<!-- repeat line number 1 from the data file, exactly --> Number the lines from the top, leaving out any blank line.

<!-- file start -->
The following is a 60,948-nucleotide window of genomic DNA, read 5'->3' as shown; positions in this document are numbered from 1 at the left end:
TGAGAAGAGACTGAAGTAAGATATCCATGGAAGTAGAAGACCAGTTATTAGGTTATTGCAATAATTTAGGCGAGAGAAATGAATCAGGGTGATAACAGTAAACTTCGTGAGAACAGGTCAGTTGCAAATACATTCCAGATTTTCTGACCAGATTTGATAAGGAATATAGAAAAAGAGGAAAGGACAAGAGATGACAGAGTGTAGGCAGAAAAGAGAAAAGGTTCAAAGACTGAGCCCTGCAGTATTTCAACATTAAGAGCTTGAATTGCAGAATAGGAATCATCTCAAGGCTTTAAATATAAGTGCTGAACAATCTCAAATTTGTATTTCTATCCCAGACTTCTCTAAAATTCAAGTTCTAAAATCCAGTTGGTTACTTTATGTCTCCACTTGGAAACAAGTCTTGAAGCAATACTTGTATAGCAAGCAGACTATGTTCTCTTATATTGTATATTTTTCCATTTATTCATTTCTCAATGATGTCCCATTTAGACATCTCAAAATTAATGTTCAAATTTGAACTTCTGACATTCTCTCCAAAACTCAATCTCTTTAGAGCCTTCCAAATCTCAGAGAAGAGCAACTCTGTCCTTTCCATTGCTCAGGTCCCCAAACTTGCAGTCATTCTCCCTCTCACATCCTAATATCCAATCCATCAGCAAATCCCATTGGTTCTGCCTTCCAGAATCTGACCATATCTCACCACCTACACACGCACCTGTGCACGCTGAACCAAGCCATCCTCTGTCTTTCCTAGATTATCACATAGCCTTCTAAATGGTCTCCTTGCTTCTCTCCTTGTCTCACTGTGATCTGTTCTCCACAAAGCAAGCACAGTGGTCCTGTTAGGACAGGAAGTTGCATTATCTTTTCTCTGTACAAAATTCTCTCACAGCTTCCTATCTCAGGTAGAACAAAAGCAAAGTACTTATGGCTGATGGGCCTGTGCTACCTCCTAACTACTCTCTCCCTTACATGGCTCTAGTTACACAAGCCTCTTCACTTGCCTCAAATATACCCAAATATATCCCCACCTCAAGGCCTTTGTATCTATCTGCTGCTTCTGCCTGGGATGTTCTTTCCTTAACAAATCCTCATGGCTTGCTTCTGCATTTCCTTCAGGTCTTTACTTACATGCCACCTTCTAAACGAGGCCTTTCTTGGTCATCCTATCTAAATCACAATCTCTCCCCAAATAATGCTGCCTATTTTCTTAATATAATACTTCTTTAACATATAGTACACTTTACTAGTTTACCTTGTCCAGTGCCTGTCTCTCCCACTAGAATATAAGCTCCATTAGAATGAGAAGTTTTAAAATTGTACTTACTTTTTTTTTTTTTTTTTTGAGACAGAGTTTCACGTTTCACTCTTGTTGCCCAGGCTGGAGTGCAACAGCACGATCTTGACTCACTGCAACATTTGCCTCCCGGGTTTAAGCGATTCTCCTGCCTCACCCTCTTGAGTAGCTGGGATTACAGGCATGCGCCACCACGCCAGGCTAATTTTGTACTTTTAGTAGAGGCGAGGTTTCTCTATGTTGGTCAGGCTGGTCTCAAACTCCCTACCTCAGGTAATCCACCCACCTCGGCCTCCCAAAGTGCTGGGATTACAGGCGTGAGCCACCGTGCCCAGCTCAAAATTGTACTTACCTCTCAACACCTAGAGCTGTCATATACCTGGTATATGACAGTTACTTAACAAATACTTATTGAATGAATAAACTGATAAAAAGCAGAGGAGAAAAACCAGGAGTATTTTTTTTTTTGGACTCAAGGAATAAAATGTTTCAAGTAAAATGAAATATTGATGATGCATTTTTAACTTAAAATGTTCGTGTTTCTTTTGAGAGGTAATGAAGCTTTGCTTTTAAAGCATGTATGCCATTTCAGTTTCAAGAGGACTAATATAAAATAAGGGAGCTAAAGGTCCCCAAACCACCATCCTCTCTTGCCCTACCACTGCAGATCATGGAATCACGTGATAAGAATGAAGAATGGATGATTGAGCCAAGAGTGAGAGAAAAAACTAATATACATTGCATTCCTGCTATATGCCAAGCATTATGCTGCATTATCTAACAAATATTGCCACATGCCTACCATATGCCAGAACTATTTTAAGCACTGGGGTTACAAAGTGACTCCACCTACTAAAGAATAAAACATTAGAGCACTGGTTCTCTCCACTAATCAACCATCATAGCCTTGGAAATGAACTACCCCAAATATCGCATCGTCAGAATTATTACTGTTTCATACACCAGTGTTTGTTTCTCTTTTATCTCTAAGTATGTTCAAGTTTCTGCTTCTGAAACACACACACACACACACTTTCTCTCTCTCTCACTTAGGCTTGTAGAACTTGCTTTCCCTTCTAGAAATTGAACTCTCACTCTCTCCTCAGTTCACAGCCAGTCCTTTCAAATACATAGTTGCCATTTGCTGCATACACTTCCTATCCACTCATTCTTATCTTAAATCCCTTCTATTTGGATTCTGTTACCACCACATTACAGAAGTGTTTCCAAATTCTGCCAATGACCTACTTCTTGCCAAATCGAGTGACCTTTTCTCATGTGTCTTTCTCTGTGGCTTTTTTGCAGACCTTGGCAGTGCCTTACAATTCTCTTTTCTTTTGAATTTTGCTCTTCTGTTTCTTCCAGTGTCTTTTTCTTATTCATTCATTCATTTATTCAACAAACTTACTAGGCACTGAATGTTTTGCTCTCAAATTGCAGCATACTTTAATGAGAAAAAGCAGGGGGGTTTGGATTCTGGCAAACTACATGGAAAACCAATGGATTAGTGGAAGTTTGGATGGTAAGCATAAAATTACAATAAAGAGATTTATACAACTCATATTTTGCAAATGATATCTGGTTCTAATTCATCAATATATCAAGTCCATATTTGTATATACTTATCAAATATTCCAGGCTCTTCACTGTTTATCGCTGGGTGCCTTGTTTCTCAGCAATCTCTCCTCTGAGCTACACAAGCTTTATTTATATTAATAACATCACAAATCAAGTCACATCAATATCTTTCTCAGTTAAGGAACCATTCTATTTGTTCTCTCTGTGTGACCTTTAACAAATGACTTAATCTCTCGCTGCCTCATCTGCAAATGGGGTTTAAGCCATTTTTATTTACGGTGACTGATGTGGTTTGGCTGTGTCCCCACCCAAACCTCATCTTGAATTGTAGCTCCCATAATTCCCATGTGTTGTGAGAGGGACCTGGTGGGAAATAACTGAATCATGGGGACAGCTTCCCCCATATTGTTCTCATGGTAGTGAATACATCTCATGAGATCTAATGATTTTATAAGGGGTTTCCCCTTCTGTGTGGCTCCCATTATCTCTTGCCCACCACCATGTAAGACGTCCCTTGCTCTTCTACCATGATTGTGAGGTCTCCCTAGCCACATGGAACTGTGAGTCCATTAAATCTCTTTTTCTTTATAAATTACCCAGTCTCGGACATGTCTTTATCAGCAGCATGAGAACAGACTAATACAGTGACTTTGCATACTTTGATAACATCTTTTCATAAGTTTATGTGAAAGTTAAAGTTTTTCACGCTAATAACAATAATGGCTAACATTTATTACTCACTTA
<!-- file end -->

The following is a 60,948-nucleotide window of genomic DNA, read 5'->3' as shown; positions in this document are numbered from 1 at the left end: